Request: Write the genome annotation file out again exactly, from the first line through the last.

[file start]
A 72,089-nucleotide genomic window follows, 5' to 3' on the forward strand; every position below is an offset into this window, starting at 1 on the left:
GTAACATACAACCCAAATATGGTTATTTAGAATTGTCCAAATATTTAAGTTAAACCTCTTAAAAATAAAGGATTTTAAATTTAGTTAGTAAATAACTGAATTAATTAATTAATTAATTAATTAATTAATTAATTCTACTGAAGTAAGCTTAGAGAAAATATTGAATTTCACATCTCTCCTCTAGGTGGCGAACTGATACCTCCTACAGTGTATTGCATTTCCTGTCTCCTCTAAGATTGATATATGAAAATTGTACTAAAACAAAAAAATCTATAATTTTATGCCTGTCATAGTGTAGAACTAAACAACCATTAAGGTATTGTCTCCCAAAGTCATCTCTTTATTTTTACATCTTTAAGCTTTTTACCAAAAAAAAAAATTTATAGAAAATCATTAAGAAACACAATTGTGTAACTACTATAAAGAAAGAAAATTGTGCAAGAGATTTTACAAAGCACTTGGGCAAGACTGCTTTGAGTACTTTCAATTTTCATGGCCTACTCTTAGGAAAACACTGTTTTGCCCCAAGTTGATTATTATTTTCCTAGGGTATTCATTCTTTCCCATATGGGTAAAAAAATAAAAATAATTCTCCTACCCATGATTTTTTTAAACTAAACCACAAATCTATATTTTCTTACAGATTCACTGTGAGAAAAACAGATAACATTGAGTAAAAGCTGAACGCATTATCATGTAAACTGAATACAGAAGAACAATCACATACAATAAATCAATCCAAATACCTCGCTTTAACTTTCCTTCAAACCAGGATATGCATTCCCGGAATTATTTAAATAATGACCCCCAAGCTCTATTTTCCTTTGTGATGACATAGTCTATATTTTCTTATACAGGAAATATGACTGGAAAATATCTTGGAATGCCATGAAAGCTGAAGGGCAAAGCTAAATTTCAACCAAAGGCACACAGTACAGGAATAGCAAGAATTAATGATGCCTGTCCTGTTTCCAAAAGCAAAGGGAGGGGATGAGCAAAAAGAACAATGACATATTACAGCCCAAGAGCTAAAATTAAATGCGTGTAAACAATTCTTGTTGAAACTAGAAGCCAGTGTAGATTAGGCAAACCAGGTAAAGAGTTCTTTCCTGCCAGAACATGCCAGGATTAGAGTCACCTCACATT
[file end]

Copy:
A 72,089-nucleotide genomic window follows, 5' to 3' on the forward strand; every position below is an offset into this window, starting at 1 on the left:
GTAACATACAACCCAAATATGGTTATTTAGAATTGTCCAAATATTTAAGTTAAACCTCTTAAAAATAAAGGATTTTAAATTTAGTTAGTAAATAACTGAATTAATTAATTAATTAATTAATTAATTAATTAATTCTACTGAAGTAAGCTTAGAGAAAATATTGAATTTCACATCTCTCCTCTAGGTGGCGAACTGATACCTCCTACAGTGTATTGCATTTCCTGTCTCCTCTAAGATTGATATATGAAAATTGTACTAAAACAAAAAAATCTATAATTTTATGCCTGTCATAGTGTAGAACTAAACAACCATTAAGGTATTGTCTCCCAAAGTCATCTCTTTATTTTTACATCTTTAAGCTTTTTACCAAAAAAAAAAATTTATAGAAAATCATTAAGAAACACAATTGTGTAACTACTATAAAGAAAGAAAATTGTGCAAGAGATTTTACAAAGCACTTGGGCAAGACTGCTTTGAGTACTTTCAATTTTCATGGCCTACTCTTAGGAAAACACTGTTTTGCCCCAAGTTGATTATTATTTTCCTAGGGTATTCATTCTTTCCCATATGGGTAAAAAAATAAAAATAATTCTCCTACCCATGATTTTTTTAAACTAAACCACAAATCTATATTTTCTTACAGATTCACTGTGAGAAAAACAGATAACATTGAGTAAAAGCTGAACGCATTATCATGTAAACTGAATACAGAAGAACAATCACATACAATAAATCAATCCAAATACCTCGCTTTAACTTTCCTTCAAACCAGGATATGCATTCCCGGAATTATTTAAATAATGACCCCCAAGCTCTATTTTCCTTTGTGATGACATAGTCTATATTTTCTTATACAGGAAATATGACTGGAAAATATCTTGGAATGCCATGAAAGCTGAAGGGCAAAGCTAAATTTCAACCAAAGGCACACAGTACAGGAATAGCAAGAATTAATGATGCCTGTCCTGTTTCCAAAAGCAAAGGGAGGGGATGAGCAAAAAGAACAATGACATATTACAGCCCAAGAGCTAAAATTAAATGCGTGTAAACAATTCTTGTTGAAACTAGAAGCCAGTGTAGATTAGGCAAACCAGGTAAAGAGTTCTTTCCTGCCAGAACATGCCAGGATTAGAGTCACCTCACATT